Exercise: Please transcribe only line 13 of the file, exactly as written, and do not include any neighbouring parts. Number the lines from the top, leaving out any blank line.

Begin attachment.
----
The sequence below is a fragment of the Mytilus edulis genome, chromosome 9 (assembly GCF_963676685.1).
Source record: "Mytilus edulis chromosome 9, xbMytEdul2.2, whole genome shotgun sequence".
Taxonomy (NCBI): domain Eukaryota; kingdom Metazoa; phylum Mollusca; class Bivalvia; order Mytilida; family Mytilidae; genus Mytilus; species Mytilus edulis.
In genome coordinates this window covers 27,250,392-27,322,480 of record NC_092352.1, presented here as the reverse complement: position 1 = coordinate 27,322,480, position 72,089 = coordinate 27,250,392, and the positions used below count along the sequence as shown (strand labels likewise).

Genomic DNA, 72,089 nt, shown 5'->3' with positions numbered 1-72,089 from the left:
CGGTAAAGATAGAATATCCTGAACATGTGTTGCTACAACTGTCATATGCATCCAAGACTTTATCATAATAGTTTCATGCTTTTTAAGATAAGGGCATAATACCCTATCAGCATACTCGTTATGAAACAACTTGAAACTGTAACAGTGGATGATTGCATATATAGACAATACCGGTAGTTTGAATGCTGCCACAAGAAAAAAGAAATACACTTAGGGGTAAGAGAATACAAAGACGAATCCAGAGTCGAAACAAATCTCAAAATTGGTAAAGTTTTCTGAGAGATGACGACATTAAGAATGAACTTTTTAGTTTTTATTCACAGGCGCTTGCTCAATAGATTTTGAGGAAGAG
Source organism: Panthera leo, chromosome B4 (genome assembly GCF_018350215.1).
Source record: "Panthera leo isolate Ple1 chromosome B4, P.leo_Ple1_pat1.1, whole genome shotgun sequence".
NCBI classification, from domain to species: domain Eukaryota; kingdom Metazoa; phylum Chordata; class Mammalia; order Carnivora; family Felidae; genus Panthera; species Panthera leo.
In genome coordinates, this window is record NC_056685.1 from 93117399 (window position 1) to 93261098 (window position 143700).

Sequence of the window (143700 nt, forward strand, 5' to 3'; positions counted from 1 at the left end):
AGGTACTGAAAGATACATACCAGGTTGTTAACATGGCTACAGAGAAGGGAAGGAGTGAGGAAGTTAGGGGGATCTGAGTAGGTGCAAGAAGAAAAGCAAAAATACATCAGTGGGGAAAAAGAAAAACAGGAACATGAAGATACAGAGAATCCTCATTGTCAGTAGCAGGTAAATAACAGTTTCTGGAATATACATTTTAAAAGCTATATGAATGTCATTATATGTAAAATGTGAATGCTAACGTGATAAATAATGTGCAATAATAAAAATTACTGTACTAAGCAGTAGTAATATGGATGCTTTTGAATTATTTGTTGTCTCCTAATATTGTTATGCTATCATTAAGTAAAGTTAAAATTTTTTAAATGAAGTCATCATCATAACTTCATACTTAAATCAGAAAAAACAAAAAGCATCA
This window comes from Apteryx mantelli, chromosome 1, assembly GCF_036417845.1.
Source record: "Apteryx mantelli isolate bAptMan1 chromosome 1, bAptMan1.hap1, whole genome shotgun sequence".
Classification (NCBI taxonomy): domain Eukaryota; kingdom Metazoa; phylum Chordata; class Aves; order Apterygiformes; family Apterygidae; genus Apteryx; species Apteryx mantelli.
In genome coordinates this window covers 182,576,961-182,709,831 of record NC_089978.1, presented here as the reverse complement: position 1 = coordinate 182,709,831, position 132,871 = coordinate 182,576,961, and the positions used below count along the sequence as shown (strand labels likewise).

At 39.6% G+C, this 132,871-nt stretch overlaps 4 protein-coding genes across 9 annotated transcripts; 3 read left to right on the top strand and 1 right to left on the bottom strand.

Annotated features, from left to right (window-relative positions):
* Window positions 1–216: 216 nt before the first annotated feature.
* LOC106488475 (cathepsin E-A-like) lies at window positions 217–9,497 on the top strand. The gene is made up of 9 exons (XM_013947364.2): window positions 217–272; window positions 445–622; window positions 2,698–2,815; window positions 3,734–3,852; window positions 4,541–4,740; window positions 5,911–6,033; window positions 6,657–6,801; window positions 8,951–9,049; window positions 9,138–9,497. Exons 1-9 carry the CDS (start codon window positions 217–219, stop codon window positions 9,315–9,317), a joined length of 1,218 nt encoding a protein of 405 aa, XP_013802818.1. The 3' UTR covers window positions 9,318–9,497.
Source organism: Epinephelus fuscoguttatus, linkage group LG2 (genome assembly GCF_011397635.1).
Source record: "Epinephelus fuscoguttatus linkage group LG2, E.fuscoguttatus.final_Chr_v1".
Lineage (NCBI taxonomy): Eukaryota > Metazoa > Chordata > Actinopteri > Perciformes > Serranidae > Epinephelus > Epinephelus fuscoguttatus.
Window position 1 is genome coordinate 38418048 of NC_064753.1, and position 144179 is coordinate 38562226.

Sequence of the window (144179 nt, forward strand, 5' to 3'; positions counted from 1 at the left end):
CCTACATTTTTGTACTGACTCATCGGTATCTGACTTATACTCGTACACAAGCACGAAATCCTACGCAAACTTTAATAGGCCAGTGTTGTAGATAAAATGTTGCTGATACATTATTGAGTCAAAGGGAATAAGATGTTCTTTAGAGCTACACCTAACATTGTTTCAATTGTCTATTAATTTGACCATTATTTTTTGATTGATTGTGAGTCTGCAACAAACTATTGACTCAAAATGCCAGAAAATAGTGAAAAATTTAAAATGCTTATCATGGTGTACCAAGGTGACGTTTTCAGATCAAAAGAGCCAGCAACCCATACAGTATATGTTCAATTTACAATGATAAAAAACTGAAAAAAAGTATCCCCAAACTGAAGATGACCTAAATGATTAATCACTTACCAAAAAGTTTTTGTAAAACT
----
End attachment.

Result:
This window comes from Apteryx mantelli, chromosome 1, assembly GCF_036417845.1.